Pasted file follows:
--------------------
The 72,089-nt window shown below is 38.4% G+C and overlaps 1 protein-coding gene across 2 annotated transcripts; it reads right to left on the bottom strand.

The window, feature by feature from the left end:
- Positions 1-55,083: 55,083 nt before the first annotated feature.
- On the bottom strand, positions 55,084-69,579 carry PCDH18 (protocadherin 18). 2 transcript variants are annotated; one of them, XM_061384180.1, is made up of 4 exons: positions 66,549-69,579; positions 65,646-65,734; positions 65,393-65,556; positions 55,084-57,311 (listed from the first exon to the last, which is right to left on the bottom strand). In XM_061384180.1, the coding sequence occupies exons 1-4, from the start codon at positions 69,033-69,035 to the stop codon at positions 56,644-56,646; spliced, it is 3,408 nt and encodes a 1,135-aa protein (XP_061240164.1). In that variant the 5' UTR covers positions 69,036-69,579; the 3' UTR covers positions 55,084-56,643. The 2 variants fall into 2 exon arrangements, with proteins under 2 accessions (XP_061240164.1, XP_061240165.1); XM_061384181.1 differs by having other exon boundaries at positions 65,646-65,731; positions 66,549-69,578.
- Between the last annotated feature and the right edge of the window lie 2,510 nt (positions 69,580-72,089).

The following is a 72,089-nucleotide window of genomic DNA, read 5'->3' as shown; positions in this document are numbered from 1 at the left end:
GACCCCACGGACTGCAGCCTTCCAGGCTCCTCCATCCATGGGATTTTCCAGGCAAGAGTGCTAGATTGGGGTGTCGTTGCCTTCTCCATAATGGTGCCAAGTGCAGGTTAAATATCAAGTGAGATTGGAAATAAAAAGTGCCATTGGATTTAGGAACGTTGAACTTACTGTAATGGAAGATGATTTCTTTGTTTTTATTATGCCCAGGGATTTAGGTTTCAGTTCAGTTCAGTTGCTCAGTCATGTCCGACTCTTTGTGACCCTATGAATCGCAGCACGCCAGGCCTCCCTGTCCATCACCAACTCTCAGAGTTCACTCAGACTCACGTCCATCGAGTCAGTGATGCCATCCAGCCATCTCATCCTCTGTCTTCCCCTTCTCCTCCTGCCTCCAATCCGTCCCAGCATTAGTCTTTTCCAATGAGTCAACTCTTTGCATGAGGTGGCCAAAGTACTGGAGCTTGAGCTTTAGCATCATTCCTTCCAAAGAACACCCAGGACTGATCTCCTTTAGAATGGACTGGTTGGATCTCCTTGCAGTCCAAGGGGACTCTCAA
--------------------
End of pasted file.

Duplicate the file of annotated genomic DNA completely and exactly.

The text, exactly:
The 72,089-nt window shown below is 38.4% G+C and overlaps 1 protein-coding gene across 2 annotated transcripts; it reads right to left on the bottom strand.

The window, feature by feature from the left end:
- Positions 1-55,083: 55,083 nt before the first annotated feature.
- On the bottom strand, positions 55,084-69,579 carry PCDH18 (protocadherin 18). 2 transcript variants are annotated; one of them, XM_061384180.1, is made up of 4 exons: positions 66,549-69,579; positions 65,646-65,734; positions 65,393-65,556; positions 55,084-57,311 (listed from the first exon to the last, which is right to left on the bottom strand). In XM_061384180.1, the coding sequence occupies exons 1-4, from the start codon at positions 69,033-69,035 to the stop codon at positions 56,644-56,646; spliced, it is 3,408 nt and encodes a 1,135-aa protein (XP_061240164.1). In that variant the 5' UTR covers positions 69,036-69,579; the 3' UTR covers positions 55,084-56,643. The 2 variants fall into 2 exon arrangements, with proteins under 2 accessions (XP_061240164.1, XP_061240165.1); XM_061384181.1 differs by having other exon boundaries at positions 65,646-65,731; positions 66,549-69,578.
- Between the last annotated feature and the right edge of the window lie 2,510 nt (positions 69,580-72,089).

The following is a 72,089-nucleotide window of genomic DNA, read 5'->3' as shown; positions in this document are numbered from 1 at the left end:
GACCCCACGGACTGCAGCCTTCCAGGCTCCTCCATCCATGGGATTTTCCAGGCAAGAGTGCTAGATTGGGGTGTCGTTGCCTTCTCCATAATGGTGCCAAGTGCAGGTTAAATATCAAGTGAGATTGGAAATAAAAAGTGCCATTGGATTTAGGAACGTTGAACTTACTGTAATGGAAGATGATTTCTTTGTTTTTATTATGCCCAGGGATTTAGGTTTCAGTTCAGTTCAGTTGCTCAGTCATGTCCGACTCTTTGTGACCCTATGAATCGCAGCACGCCAGGCCTCCCTGTCCATCACCAACTCTCAGAGTTCACTCAGACTCACGTCCATCGAGTCAGTGATGCCATCCAGCCATCTCATCCTCTGTCTTCCCCTTCTCCTCCTGCCTCCAATCCGTCCCAGCATTAGTCTTTTCCAATGAGTCAACTCTTTGCATGAGGTGGCCAAAGTACTGGAGCTTGAGCTTTAGCATCATTCCTTCCAAAGAACACCCAGGACTGATCTCCTTTAGAATGGACTGGTTGGATCTCCTTGCAGTCCAAGGGGACTCTCAA